Jesse and the Universe

white dandelion flower shallow focus photography

Jesse and the Universe

by Lynn Michael Martin

Jesse wished that the universe would speak to him and tell him what it meant.

Unfortunately, Jesse spent his life as far from the universe as he could go. He could easily spend all day indoors except for his commute to work, and that wasn’t exactly outdoors. To an extent, even the world indoors was unfamiliar to him. Between books, texting, this and that on the computer, and hanging out with friends (often virtually these days), he had contrived to fill his life with ideas, other worlds, and long-distance relationships.

There is that time, however, between closing your book for the night and going to bed, that shows you up for what you are—you sit alone in the presence of a great universe. Jesse would read his chapters of the Bible, then turn out the light and try to pray, sometimes even succeeding. But he worked behind a computer all day, and he wouldn’t yet be sleepy, only tired of being awake. Stimuli were gone, friends and family asleep. He would wander through the house, thinking and praying by turns, but mainly bored. Jesse couldn’t sleep when he was bored.

When God didn’t seem very present, which was usual these days, it was just Jesse and the universe. Of God, the universe, and himself, he seemed to understand the universe the least. What did it mean that soap felt slippery on his hands, or that his house creaked in the wind?

And why this strange multitude of trees, birds, grass blades, and other living things—especially the plants and animals that would never be seen by man? Who was he with them? Jesse was used to things in the world being portals to other things, like books, which contained messages, and people, who contained ideas and stories. A screen opened you into a world of things with meaning, and so did anything else worth having—at least in his estimation. When encountering meaning, Jesse had an identity. He could be an intellect among other intellects who could exchange messages with him. But the universe contained so many things that seemed to be things, yet seemed not to be messages or to have any content whatsoever.

Still, Jesse liked beautiful things. If a leaf held his attention for a moment, he loved it for that moment. He had a general benevolence for nature and art, and occasionally something resonated with him oddly, recurring to him like a worry, though he couldn’t say why.

One afternoon, wandering through the trees in his backyard, he asked the universe to explain itself. “What do you mean?” he asked the universe, seating himself on a stone. “And what do you have to say to me?”

He expected no answer—does the universe usually concern itself about us? Or if it does, does it tell us so? But this time he received an answer.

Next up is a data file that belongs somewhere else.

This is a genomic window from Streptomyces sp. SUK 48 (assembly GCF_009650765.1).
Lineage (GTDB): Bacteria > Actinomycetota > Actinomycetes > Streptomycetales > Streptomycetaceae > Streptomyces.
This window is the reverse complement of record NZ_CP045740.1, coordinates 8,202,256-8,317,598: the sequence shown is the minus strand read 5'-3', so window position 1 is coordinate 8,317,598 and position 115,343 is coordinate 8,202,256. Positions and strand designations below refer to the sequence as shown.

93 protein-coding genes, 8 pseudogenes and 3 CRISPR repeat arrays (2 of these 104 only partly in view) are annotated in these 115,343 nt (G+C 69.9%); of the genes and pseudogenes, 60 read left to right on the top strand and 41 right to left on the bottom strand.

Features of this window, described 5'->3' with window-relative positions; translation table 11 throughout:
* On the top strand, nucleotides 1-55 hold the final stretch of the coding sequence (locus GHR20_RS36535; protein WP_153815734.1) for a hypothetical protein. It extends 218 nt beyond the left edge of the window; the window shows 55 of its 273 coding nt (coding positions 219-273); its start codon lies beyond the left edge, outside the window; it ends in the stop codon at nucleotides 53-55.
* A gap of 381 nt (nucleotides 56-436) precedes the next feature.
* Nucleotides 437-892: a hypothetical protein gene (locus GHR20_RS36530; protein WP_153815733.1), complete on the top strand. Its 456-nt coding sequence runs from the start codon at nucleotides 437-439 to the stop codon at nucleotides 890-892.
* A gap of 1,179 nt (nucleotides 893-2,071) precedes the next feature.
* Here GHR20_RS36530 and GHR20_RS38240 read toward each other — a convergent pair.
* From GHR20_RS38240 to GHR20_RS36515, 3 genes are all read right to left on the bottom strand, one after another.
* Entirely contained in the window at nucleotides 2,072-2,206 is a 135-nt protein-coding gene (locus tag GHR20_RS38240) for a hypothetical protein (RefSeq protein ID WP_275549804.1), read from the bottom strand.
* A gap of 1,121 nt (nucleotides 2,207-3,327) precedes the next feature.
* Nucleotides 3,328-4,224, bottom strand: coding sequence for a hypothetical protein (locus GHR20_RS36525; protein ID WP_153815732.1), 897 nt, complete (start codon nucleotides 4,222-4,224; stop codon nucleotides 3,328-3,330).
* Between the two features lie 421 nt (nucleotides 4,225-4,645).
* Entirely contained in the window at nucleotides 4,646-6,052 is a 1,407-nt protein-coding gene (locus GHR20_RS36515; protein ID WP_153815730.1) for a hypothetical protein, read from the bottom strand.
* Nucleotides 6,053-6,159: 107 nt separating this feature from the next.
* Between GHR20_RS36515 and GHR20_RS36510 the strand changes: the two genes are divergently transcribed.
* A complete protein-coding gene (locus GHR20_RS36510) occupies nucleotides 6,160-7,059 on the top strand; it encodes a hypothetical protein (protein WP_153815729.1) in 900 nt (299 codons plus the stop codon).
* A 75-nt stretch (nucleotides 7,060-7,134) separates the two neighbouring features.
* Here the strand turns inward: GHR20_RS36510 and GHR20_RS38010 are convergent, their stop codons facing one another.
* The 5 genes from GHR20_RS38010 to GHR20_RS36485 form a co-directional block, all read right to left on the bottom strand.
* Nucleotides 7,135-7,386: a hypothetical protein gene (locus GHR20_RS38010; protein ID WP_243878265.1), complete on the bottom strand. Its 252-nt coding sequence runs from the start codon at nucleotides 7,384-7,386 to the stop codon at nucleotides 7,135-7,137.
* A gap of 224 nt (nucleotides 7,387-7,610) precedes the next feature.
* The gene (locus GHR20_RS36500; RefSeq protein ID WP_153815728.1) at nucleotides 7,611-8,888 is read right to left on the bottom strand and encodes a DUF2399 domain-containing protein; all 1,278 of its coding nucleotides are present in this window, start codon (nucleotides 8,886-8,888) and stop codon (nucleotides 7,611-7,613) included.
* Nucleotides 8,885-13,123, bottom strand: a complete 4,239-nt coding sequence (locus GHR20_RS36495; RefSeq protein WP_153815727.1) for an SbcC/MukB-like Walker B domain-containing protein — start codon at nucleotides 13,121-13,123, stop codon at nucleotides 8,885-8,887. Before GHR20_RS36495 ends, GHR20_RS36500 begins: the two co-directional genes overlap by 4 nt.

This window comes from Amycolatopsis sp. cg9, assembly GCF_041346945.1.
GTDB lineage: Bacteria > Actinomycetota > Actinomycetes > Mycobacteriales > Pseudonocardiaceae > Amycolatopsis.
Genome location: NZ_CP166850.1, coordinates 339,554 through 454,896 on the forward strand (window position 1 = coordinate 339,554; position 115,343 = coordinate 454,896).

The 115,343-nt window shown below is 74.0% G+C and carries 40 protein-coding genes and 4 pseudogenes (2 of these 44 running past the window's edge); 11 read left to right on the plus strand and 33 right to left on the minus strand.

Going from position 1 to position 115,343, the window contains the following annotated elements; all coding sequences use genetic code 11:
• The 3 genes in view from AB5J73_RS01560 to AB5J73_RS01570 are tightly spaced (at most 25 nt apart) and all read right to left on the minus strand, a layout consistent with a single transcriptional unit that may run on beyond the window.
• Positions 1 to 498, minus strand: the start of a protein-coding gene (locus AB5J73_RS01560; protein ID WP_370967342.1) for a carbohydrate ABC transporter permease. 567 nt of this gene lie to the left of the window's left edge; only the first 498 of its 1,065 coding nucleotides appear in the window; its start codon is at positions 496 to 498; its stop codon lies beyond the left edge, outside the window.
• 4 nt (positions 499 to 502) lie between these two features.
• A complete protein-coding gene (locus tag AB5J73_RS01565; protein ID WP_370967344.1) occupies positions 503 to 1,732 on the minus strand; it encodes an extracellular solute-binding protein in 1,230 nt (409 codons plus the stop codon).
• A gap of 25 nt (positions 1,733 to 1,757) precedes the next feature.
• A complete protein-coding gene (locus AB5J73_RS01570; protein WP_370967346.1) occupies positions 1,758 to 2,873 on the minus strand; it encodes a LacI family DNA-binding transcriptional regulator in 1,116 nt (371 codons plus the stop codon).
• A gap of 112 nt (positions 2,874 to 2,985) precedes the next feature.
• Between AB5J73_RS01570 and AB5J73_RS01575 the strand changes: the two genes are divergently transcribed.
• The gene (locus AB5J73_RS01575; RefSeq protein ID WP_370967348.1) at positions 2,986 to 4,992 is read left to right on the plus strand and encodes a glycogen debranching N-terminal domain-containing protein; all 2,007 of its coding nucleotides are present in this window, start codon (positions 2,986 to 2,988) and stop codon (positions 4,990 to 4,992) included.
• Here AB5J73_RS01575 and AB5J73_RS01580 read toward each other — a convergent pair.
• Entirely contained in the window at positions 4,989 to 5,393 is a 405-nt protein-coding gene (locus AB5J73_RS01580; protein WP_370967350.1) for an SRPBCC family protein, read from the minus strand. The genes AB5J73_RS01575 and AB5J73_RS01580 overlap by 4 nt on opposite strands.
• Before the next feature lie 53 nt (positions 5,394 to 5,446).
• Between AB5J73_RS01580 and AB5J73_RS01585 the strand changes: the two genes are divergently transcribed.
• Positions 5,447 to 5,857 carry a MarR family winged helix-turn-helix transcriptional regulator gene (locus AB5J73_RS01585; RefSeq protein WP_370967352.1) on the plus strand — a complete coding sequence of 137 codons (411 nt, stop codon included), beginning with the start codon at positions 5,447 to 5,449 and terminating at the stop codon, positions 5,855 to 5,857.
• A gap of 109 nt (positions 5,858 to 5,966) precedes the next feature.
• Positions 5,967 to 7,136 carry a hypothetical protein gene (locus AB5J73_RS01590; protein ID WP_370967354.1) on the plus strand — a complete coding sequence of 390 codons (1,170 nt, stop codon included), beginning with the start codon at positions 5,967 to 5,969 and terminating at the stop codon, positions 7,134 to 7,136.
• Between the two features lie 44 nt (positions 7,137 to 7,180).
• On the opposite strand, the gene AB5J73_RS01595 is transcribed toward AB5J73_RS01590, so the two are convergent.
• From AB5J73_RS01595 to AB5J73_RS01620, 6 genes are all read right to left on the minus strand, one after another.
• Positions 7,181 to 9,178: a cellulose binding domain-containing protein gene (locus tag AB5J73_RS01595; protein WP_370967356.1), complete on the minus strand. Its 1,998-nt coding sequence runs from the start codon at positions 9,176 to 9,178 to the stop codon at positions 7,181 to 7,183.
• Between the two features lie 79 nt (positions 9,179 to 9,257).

“Why do you ask?” a tree replied.

Jesse leaped up from the rock and gazed at the tree. There wasn’t anyone in it who could have spoken. In fact, he wasn’t quite sure he had heard what he thought he had. He hadn’t really been listening, after all. Still, not being quite sure of what had or hadn’t occurred, he sat down again gingerly and pricked up his ears to hear whatever other sounds there might be than cars, birds, and insects.

“Who are you asking?” the tree said.

This time Jesse was sure. The voice was muffled and spoke with a strange inhuman accent. He couldn’t tell where it was coming from—it was as though the sound materialized around him from vibrating boughs. As though it didn’t come from a throat, but from a cello.

Jesse pinched himself furtively, suspecting that he was asleep. But he didn’t pinch himself too hard, since, in any case, he wanted to hear what the tree would say.

“I’m asking the universe, of course,” Jesse replied.

“That shows your sickness,” said the tree. “The universe doesn’t exist.”

“Right,” said Jesse, who had heard things like this before. “And I’m just a brain in a vat, projecting what I see.”

“That’s not what I meant,” said the tree. “I exist. A flower exists. A deer exists. But the universe doesn’t.”

“Why not?”

“The universe is only a ‘collection of objects.’ If I’m using your words correctly. You might as well talk to the mess in your room.”

“How did you know about that?” Jesse asked suspiciously.

The tree continued. “You humans use words that don’t talk about anything real. You talk about vocabulary, relationships, worldviews, agency, and all sorts of other airy things that you call ‘abstract.’ Out here, we talk about aspens, rose hips, and termites.” The tree shuddered. “Not all of them are good, but at least they’re real. You won’t catch a rhododendron worrying about the meaning of life.”

“Now you’re a nihilist,” complained Jesse. “You’re saying that there’s nothing but what we can see.”

“Use those knobs on the sides of your head,” replied the tree. “I said nothing of the kind. I said that those other things aren’t real, not that they aren’t at all.”

“But those concepts say something true about reality,” said Jesse. “That’s why we use those words. When you have two people, you call that a relationship. When you have a thousand words, you call that a vocabulary.”